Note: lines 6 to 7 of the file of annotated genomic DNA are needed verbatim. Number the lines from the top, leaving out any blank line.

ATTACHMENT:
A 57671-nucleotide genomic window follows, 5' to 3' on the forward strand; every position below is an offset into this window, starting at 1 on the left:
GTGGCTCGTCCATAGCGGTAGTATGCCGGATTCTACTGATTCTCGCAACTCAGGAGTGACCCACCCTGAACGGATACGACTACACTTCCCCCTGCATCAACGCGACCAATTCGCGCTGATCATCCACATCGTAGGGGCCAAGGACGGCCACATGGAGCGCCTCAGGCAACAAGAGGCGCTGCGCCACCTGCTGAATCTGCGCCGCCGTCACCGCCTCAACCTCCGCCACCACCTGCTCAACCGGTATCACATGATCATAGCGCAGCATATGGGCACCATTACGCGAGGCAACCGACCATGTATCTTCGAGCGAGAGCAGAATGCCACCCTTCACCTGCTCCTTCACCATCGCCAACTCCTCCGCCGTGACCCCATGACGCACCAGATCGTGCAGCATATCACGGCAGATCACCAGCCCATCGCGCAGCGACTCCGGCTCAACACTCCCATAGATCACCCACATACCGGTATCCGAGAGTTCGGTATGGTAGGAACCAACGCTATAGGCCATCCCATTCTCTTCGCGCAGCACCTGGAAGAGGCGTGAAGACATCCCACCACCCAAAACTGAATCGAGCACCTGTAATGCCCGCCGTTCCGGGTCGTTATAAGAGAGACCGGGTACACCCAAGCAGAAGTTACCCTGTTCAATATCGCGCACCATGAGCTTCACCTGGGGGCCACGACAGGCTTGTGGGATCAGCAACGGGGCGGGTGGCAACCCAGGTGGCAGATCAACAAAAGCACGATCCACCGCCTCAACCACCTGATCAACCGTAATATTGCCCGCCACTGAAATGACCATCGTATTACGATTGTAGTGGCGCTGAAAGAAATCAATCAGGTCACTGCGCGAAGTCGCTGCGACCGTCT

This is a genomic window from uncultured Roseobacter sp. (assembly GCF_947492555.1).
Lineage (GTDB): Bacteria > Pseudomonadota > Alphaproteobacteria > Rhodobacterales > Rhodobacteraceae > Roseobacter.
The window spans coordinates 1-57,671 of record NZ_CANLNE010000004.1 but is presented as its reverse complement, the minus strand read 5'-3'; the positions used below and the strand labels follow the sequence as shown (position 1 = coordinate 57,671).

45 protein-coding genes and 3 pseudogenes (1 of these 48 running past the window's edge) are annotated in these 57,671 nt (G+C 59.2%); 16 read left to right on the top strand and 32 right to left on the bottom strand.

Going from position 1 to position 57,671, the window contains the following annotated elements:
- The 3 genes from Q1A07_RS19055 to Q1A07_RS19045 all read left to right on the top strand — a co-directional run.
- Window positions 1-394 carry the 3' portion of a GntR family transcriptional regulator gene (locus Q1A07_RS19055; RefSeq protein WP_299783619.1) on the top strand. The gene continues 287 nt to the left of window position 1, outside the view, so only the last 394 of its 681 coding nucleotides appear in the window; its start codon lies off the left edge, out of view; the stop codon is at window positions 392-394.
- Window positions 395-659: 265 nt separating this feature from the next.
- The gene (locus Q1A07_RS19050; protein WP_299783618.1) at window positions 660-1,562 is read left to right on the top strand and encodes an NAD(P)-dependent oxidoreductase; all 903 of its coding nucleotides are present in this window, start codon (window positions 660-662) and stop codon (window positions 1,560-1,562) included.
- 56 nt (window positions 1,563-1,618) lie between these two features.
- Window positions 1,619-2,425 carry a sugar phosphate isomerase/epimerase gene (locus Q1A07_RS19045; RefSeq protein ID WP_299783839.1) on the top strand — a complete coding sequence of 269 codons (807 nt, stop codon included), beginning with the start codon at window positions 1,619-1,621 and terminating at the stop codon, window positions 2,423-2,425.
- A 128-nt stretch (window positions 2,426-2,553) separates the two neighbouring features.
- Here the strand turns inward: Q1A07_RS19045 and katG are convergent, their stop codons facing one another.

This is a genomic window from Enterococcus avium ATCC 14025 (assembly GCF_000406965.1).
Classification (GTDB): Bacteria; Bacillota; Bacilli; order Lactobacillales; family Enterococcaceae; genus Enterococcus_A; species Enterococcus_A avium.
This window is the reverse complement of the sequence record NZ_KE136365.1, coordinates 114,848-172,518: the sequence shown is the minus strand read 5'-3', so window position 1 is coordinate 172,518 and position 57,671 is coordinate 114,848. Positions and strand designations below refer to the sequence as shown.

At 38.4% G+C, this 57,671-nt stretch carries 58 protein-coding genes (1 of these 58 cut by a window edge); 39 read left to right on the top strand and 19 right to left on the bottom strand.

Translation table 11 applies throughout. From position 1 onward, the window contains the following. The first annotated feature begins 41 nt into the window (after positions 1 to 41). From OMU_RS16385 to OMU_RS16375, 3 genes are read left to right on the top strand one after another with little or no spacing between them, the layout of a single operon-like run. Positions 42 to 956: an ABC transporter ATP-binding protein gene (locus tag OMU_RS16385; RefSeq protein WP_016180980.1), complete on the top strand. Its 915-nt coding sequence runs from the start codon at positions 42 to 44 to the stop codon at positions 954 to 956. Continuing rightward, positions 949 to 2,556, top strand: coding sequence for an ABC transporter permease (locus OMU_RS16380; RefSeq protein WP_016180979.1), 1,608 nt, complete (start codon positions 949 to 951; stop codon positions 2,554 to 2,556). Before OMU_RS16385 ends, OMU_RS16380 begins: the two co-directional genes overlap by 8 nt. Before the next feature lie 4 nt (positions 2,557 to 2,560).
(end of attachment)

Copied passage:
45 protein-coding genes and 3 pseudogenes (1 of these 48 running past the window's edge) are annotated in these 57,671 nt (G+C 59.2%); 16 read left to right on the top strand and 32 right to left on the bottom strand.

Going from position 1 to position 57,671, the window contains the following annotated elements: